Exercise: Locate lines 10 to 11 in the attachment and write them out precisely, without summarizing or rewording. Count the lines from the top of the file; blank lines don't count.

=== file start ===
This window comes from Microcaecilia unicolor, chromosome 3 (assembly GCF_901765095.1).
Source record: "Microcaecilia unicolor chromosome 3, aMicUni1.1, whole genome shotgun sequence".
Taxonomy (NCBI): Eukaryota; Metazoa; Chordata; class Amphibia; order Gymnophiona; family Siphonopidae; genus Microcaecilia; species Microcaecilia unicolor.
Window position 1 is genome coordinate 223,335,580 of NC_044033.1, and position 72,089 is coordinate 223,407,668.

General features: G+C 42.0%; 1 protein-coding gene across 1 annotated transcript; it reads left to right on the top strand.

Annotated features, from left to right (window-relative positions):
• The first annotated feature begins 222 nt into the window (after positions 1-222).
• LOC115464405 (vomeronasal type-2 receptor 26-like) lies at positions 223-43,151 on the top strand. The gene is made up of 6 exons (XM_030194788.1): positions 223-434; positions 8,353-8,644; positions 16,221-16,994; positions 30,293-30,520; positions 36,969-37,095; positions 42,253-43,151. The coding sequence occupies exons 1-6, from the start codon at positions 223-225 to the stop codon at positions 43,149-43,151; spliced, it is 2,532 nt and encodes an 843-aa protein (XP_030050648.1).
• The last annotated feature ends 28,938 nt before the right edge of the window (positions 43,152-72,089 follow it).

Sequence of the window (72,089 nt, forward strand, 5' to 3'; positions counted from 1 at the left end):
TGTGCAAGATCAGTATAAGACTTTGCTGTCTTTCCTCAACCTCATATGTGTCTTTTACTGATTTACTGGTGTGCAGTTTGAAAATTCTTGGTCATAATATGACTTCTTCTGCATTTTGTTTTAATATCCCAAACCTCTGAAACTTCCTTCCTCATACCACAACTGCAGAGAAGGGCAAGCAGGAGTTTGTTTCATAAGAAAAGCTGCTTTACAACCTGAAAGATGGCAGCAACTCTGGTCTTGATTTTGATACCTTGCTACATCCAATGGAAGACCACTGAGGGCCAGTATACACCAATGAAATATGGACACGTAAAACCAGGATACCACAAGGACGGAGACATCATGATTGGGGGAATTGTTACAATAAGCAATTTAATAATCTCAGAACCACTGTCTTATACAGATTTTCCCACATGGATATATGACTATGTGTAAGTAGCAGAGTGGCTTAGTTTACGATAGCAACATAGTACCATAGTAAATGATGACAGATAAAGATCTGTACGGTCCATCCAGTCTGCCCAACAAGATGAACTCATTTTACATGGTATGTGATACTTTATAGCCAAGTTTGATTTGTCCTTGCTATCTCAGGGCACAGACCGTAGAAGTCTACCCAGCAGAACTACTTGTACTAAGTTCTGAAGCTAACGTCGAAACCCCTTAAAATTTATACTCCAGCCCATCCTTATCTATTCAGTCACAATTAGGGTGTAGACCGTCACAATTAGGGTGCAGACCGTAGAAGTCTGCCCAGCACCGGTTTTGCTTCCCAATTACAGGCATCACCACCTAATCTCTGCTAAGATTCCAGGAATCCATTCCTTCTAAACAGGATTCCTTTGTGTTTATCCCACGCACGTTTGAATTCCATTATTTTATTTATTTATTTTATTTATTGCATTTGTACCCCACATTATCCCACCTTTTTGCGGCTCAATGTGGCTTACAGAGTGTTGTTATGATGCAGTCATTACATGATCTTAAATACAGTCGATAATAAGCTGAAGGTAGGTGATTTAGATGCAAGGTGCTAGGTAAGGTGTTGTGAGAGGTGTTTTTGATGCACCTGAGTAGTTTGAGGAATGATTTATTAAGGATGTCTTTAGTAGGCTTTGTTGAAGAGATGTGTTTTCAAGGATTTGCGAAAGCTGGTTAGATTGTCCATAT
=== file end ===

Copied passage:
Sequence of the window (72,089 nt, forward strand, 5' to 3'; positions counted from 1 at the left end):
TGTGCAAGATCAGTATAAGACTTTGCTGTCTTTCCTCAACCTCATATGTGTCTTTTACTGATTTACTGGTGTGCAGTTTGAAAATTCTTGGTCATAATATGACTTCTTCTGCATTTTGTTTTAATATCCCAAACCTCTGAAACTTCCTTCCTCATACCACAACTGCAGAGAAGGGCAAGCAGGAGTTTGTTTCATAAGAAAAGCTGCTTTACAACCTGAAAGATGGCAGCAACTCTGGTCTTGATTTTGATACCTTGCTACATCCAATGGAAGACCACTGAGGGCCAGTATACACCAATGAAATATGGACACGTAAAACCAGGATACCACAAGGACGGAGACATCATGATTGGGGGAATTGTTACAATAAGCAATTTAATAATCTCAGAACCACTGTCTTATACAGATTTTCCCACATGGATATATGACTATGTGTAAGTAGCAGAGTGGCTTAGTTTACGATAGCAACATAGTACCATAGTAAATGATGACAGATAAAGATCTGTACGGTCCATCCAGTCTGCCCAACAAGATGAACTCATTTTACATGGTATGTGATACTTTATAGCCAAGTTTGATTTGTCCTTGCTATCTCAGGGCACAGACCGTAGAAGTCTACCCAGCAGAACTACTTGTACTAAGTTCTGAAGCTAACGTCGAAACCCCTTAAAATTTATACTCCAGCCCATCCTTATCTATTCAGTCACAATTAGGGTGTAGACCGTCACAATTAGGGTGCAGACCGTAGAAGTCTGCCCAGCACCGGTTTTGCTTCCCAATTACAGGCATCACCACCTAATCTCTGCTAAGATTCCAGGAATCCATTCCTTCTAAACAGGATTCCTTTGTGTTTATCCCACGCACGTTTGAATTCCATTATTTTATTTATTTATTTTATTTATTGCATTTGTACCCCACATTATCCCACCTTTTTGCGGCTCAATGTGGCTTACAGAGTGTTGTTATGATGCAGTCATTACATGATCTTAAATACAGTCGATAATAAGCTGAAGGTAGGTGATTTAGATGCAAGGTGCTAGGTAAGGTGTTGTGAGAGGTGTTTTTGATGCACCTGAGTAGTTTGAGGAATGATTTATTAAGGATGTCTTTAGTAGGCTTTGTTGAAGAGATGTGTTTTCAAGGATTTGCGAAAGCTGGTTAGATTGTCCATAT